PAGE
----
The feedback linearization technique is applied to the problem of spacecraft attitude control and momentum management with control moment gyros (CMGs). The feedback linearization consists of a coordinate transformation, which transforms the system to a companion form, and a nonlinear feedback control law to cancel the nonlinear dynamics resulting in a linear equivalent model. Pole placement techniques are then used to place the closed-loop poles. The coordinate transformation proposed here evolves from three output functions of relative degree four, three, and two, respectively. The nonlinear feedback control law is presented. Stability in a neighborhood of a controllable torque equilibrium attitude (TEA) is guaranteed and this fact is demonstrated by the simulation results. An investigation of the nonlinear control law shows that singularities exist in the state space outside the neighborhood of the controllable TEA. The nonlinear control law is simplified by a standard linearization technique and it is shown that the linearized nonlinear controller provides a natural way to select control gains for the multiple-input, multiple-output system. Simulation results using the linearized nonlinear controller show good performance relative to the nonlinear controller in the neighborhood of the TEA.
A NASA/ASEE Summer Study conducted at the University of Santa Clara in 1980 examined the feasibility of using advanced artificial intelligence and automation technologies in future NASA space missions. Four candidate applications missions were considered: (1) An intelligent earth-sensing information system, (2) an autonomous space exploration system, (3) an automated space manufacturing facility, and (4) a self-replicating, growing lunar factory. The study assessed the various artificial intelligence and machine technologies which must be developed if such sophisticated missions are to become feasible by century's end.
Three atmospheric guidance concepts proposed for an aeroassist flight experiment are presented. The flight experiment will simulate a return from geosynchronous orbit by an aeroassisted orbital transfer vehicle and is proposed to be flown on board the Space Shuttle in 1992. The three guidance concepts include an analytic predictor/corrector, a numeric predictor/corrector, and an energy controller. The algorithms for the three guidance methods are developed and performance results are presented for the nominal case and for several cases dispersed from the nominal conditions.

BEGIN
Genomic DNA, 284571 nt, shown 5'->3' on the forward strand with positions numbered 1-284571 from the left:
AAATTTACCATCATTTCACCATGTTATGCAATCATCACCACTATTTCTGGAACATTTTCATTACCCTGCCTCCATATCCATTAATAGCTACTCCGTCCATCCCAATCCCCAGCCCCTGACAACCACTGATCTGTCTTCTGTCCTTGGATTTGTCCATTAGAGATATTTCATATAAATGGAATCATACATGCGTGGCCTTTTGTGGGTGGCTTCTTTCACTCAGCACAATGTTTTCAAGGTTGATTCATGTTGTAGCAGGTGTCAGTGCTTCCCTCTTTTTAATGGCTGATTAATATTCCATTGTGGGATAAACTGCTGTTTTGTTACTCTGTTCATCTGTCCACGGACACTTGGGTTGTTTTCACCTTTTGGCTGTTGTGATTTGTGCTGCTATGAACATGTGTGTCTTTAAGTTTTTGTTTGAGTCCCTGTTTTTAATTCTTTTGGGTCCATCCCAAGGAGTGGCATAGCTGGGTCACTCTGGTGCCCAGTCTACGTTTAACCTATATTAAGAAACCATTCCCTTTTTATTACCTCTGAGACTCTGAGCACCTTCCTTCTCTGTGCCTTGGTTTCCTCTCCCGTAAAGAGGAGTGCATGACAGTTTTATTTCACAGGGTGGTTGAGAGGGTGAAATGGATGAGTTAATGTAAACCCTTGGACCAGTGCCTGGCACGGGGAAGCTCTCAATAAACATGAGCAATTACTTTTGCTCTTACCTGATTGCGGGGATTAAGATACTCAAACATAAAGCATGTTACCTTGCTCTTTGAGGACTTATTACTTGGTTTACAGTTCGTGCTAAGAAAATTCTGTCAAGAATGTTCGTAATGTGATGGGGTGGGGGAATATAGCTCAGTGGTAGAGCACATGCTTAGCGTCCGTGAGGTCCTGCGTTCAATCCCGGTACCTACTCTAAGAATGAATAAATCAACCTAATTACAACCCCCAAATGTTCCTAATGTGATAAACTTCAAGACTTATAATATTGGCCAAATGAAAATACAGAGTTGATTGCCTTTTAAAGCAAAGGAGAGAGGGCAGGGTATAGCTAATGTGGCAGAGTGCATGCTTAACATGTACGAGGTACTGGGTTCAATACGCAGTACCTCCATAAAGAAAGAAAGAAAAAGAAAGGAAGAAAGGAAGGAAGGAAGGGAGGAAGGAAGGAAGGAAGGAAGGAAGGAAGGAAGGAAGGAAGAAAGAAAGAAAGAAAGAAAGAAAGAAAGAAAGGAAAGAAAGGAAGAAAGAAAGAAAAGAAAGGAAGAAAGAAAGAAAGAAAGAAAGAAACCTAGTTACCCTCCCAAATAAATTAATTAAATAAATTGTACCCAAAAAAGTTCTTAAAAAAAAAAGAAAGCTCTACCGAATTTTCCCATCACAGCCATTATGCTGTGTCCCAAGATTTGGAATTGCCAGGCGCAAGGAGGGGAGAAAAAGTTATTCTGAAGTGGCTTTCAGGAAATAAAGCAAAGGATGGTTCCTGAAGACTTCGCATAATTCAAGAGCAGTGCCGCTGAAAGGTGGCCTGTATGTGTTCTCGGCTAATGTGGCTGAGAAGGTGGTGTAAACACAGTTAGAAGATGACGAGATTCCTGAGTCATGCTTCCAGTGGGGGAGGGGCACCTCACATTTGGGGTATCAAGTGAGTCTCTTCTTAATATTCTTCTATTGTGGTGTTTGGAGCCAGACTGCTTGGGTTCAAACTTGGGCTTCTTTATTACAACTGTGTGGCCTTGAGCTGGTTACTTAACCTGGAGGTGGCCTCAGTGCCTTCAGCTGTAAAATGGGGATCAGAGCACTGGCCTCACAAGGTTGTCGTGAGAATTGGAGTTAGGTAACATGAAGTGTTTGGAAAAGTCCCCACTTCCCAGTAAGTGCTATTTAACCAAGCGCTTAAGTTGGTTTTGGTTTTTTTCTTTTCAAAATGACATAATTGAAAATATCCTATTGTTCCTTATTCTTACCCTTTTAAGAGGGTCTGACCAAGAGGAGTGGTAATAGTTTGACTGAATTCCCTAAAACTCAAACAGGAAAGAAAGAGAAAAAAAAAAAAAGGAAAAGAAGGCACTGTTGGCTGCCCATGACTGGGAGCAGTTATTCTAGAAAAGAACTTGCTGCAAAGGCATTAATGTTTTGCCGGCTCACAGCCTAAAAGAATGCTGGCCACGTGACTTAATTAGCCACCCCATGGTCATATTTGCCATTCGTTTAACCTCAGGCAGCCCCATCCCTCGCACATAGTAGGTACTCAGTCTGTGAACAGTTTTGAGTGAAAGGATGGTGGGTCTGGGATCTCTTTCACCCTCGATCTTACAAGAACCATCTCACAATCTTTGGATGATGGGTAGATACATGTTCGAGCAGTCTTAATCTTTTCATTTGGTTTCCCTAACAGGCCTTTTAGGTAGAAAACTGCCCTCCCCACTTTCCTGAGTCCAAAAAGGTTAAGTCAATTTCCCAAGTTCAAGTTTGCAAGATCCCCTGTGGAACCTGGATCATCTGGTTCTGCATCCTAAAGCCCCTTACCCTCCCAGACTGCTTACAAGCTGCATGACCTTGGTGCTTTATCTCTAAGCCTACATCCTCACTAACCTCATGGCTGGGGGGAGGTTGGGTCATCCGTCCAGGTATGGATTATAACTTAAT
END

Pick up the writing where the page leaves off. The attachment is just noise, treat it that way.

This paper presents the theory of optimal aeroassisted orbital transfer, with special consideration given to the transfer about a central body with an atmosphere, with propulsive maneuvers in space modeled as instantaneous changes in the velocity vector. It is shown that there are four potentially optimal transfer modes, two aeroassisted and two all-propulsive, for each point in the two-dimensional transfer space. Aeroassisted orbital transfer introduces a strong coupling between the trajectory design and the vehicle design; a trajectory that minimizes fuel mass without attention to heating may require the vehicle to have a heavy thermal protection system. It is emphasized that, if aeroassisted transfer is to be preferred to all-propulsive transfer, it must offer a reduction in fuel mass greater than the increase in thermal protection mass.